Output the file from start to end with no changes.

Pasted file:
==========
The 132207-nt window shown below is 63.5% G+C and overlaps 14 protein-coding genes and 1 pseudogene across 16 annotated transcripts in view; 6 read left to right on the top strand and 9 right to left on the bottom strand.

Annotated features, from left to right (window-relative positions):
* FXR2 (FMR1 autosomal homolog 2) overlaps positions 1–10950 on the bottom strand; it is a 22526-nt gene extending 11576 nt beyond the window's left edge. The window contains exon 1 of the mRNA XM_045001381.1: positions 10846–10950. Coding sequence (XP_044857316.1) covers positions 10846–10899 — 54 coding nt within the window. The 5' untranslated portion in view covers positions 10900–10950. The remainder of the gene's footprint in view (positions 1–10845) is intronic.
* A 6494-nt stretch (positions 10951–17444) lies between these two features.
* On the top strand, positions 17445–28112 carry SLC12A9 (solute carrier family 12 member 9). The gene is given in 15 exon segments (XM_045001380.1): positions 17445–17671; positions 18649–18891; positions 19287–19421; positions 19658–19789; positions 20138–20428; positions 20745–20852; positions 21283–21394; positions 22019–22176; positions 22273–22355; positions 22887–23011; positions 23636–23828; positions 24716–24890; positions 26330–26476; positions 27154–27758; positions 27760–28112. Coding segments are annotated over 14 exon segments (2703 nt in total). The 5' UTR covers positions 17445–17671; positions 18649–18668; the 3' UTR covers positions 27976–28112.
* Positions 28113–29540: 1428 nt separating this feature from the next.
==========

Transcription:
The 132207-nt window shown below is 63.5% G+C and overlaps 14 protein-coding genes and 1 pseudogene across 16 annotated transcripts in view; 6 read left to right on the top strand and 9 right to left on the bottom strand.

Annotated features, from left to right (window-relative positions):
* FXR2 (FMR1 autosomal homolog 2) overlaps positions 1–10950 on the bottom strand; it is a 22526-nt gene extending 11576 nt beyond the window's left edge. The window contains exon 1 of the mRNA XM_045001381.1: positions 10846–10950. Coding sequence (XP_044857316.1) covers positions 10846–10899 — 54 coding nt within the window. The 5' untranslated portion in view covers positions 10900–10950. The remainder of the gene's footprint in view (positions 1–10845) is intronic.
* A 6494-nt stretch (positions 10951–17444) lies between these two features.
* On the top strand, positions 17445–28112 carry SLC12A9 (solute carrier family 12 member 9). The gene is given in 15 exon segments (XM_045001380.1): positions 17445–17671; positions 18649–18891; positions 19287–19421; positions 19658–19789; positions 20138–20428; positions 20745–20852; positions 21283–21394; positions 22019–22176; positions 22273–22355; positions 22887–23011; positions 23636–23828; positions 24716–24890; positions 26330–26476; positions 27154–27758; positions 27760–28112. Coding segments are annotated over 14 exon segments (2703 nt in total). The 5' UTR covers positions 17445–17671; positions 18649–18668; the 3' UTR covers positions 27976–28112.
* Positions 28113–29540: 1428 nt separating this feature from the next.